<h2>A New Jersey lawyer Explains If Someone Appears At A Person’s House After Filing For Chapter 7 Bankruptcy Protection.</h2>
The chapter 7 bankruptcy code is created to allow a person a fresh start. In theory, the fresh start permits a person to keep property that is necessary to live. However, if a person has property that has substantial value, the New Jersey chapter 7 bankruptcy trustee may be permitted to sell such property. Substantial value represents the amount available after subtracting the creditor’s lien payoff, if any, and the bankruptcy exemptions, from the fair market value. The property that a debtor is able to keep is based on bankruptcy exemptions. A person may keep all property that is completely exempt. I explain, in detail, how exemptions are applied in a New Jersey chapter 7 bankruptcy case.
In a chapter 7 case in New Jersey, the debtor must list all of their assets on the petition. All personal property is an asset, including, but not limited to, all furniture, appliances, etc. In over 23 years of experience, I have never filed a personal consumer bankruptcy case, where the trustee came to a debtor’s house to inspect anything. However, it may be possible for a trustee to inspect personal and/or real estate that he believes has substantial value, as explained above. An example of a New Jersey bankruptcy filing where the trustee would inspect property, is a debtor that owed a valuable piece of art, painting or jewelry. However, under such circumstances, the debtor’s attorney should inform his client of the possible inspection, prior to the bankruptcy filing.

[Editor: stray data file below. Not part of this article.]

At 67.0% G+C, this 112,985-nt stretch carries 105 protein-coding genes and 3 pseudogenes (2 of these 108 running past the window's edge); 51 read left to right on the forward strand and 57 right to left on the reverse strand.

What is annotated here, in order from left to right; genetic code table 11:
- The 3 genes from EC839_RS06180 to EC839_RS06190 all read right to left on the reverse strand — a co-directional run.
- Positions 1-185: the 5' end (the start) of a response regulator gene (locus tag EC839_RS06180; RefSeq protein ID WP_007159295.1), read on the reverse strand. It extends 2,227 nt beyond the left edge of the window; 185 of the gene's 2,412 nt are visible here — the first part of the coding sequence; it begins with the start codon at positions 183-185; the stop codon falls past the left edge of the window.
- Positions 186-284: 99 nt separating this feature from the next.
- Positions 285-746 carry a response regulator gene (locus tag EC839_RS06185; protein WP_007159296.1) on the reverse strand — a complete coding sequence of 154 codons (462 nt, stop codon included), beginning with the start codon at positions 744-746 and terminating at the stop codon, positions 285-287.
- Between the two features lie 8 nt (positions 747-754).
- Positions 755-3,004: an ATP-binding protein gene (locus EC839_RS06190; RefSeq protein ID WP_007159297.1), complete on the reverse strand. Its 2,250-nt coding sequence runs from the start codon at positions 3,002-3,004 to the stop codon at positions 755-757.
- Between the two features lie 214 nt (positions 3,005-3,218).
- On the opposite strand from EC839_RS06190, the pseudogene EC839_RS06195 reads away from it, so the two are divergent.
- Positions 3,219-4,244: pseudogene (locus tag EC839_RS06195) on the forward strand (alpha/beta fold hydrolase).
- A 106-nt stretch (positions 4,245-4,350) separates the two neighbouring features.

Some types of business bankruptcy cases are different than personal bankruptcy cases, in that the business assets are not exempt. This means that, it may be possible for the trustee to sell any business owned property for the benefit of the creditors, as the debtor may not be permitted to apply any exemptions against the equity value of any property. Please note that if the payoff amount due to a creditor, with a lien in property, is more than the value of the property, the the property has no value to the trustee. Consequently, the trustee would not sell such property. However, a trustee may be interested in inspecting any business property, under certain circumstances, with no liens attached to such property.
You may contact Robert Manchel at 866 503 5644 to discuss your NJ. bankruptcy law questions.